Get Paid to Think: Funding Your PhD With a Fellowship
written by: William Springer•edited by: Amanda Grove•updated: 8/9/2013
Thinking of getting a graduate degree, but not sure how to fund it? Consider a fellowship; you essentially get paid to go to school!
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Pay Me To Think: Money For Grad School
When you start looking for financial aid for graduate school, you're likely to run across some fellowships. A fellowship is a type of scholarship that is specifically for graduate study. Rather than being based on financial need like many scholarships, a fellowship is based on ability (generally as demonstrated by GPA and/or past research) and often requires the recipient to take on certain teaching or research duties.
The period of time covered by a fellowship varies greatly, from a few days to several years.
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What Does a Fellowship Provide?
So we know how it is awarded, but exactly what is a graduate fellowship? Generally a fellowship is a certain amount of money in the form of a stipend that covers a graduate student's living expenses. Often the fellowship will also cover tuition and fees at a university, and possibly an additional payment to the university as well.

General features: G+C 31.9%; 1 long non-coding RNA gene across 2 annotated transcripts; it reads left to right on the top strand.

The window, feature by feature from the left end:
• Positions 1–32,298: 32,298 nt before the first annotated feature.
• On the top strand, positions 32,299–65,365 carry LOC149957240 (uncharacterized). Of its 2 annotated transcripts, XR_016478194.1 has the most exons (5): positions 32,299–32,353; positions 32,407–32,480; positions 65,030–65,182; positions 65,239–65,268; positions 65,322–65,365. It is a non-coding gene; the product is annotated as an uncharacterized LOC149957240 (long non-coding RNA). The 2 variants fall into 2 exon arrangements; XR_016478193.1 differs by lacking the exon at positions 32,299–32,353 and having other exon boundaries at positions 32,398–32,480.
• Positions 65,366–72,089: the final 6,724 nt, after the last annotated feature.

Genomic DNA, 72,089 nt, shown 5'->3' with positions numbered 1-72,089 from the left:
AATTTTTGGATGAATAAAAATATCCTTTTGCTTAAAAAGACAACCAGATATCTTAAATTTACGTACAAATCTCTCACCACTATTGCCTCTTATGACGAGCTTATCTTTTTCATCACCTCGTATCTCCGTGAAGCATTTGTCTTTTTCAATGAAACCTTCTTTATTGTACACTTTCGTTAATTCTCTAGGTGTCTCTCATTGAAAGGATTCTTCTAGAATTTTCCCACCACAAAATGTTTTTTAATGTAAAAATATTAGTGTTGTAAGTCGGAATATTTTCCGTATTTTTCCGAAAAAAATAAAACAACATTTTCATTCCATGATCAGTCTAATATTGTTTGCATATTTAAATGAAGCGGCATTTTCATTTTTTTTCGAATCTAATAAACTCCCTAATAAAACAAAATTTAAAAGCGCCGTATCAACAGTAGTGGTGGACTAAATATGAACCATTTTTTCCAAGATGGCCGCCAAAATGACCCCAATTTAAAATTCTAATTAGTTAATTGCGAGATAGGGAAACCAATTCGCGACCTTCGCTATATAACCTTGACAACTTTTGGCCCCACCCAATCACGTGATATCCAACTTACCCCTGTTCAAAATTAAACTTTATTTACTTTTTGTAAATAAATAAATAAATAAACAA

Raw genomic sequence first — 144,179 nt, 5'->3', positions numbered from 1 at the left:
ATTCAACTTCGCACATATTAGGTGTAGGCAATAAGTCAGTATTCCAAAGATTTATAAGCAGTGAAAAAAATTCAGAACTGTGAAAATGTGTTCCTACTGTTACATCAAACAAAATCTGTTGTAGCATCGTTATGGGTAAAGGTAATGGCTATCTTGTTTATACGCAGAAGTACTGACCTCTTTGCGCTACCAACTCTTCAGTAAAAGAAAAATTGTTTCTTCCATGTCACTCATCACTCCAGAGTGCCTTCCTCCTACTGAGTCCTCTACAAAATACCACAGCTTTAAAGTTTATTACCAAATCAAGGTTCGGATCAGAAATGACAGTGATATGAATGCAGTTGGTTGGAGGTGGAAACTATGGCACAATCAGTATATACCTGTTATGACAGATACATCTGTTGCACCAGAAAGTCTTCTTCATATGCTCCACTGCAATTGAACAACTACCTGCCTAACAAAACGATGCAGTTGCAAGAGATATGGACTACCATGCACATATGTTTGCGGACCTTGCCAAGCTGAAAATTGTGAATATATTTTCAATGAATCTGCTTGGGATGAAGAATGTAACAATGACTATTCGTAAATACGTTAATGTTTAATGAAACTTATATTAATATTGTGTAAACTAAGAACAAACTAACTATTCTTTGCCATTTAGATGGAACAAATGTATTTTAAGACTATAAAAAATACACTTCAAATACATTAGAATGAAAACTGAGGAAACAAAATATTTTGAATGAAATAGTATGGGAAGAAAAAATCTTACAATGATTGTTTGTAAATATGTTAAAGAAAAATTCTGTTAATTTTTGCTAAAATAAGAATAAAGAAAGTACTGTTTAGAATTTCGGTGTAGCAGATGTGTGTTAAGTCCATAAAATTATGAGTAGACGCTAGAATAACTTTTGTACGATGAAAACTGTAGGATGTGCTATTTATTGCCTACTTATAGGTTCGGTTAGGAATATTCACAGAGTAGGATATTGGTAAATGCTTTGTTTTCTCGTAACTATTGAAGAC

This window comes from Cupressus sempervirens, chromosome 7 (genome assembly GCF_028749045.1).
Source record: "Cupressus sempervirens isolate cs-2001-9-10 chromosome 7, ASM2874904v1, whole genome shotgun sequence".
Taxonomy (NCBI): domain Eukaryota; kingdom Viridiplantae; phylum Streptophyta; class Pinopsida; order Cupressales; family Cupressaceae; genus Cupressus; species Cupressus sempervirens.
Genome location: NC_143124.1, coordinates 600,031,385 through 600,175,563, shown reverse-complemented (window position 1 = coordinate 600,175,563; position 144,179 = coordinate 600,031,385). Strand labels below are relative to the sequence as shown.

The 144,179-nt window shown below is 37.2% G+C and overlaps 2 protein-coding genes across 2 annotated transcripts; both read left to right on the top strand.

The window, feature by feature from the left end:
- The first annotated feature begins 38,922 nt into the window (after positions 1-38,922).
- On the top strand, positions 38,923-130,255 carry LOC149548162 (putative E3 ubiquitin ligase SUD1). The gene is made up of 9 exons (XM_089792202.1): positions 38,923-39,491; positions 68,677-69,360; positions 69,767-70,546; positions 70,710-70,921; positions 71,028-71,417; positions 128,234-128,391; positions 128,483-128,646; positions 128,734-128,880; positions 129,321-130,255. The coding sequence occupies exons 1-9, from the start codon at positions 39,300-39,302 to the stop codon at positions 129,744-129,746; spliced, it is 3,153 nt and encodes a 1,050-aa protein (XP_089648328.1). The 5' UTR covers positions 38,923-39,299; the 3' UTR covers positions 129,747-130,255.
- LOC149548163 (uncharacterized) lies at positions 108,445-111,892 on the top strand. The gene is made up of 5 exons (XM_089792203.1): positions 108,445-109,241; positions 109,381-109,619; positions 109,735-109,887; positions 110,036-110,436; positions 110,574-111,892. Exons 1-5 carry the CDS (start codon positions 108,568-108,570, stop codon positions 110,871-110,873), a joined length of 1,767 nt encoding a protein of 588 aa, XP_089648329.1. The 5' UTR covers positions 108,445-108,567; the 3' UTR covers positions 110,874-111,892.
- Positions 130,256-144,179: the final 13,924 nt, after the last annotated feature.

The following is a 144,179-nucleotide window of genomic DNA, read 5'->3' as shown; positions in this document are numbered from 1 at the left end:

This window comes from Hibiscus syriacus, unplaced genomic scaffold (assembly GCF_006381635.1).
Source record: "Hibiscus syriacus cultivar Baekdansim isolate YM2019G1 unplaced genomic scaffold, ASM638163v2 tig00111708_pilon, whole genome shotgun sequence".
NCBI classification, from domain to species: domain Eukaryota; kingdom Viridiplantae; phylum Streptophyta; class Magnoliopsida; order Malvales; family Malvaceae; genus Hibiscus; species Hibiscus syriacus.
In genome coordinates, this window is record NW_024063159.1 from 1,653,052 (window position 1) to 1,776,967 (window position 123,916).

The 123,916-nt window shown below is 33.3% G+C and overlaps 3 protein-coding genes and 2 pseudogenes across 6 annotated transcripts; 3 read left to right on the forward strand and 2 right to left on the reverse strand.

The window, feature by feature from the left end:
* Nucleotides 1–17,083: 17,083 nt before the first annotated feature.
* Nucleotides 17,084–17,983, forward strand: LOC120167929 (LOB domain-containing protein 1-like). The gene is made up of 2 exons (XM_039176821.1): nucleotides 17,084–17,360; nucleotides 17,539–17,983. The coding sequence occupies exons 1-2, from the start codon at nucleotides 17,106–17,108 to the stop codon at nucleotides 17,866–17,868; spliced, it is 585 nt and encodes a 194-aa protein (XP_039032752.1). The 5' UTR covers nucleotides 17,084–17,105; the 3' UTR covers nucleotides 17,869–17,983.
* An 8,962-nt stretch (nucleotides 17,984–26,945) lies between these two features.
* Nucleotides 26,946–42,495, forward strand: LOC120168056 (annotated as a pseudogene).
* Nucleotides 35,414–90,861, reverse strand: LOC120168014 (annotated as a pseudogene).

The goal for the fellowship is to provide sufficient income as to allow the graduate student to focus entirely on their training and research (and possibly teaching) without otherwise needing to work to pay the bills or take on other scholarships or loans, freeing them to focus entirely on the task as hand. In many cases, the fellowship will be dependent on the student doing work in a particular area of interest to whoever funds the fellowship.
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Generally there are two main types of graduate fellowships: portable graduate fellowships, which are given to a potential student to be used at a university of his or her choice (although that university often needs to be chosen from a list of approved schools) and institutional fellowships, which are usable only at one particular university.
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The above sections cover the use of the term as it applies to the academic world in general. Some doctors, who have completed medical school but are now in residency, are also referred to as fellows, as they may be given a stipend while they complete their training in a hospital or teach.
Museums often offer short fellowships to advanced students; in this case, the fellowship is basically a temporary job.
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Where to Find a Fellowship
Expectations for fellowships vary by discipline; potential graduate students would be well-advised to ask their prospective school's financial aid office for advice. Additionally, the office will be familiar with fellowships and other scholarships meant specifically for that school. That said; there are a few that are funded by the federal government:
Obviously, this is not a complete list; interested students should do an Internet search for fellowships relevant to their fields. Additionally, there are a number of free directories that list available financial aid.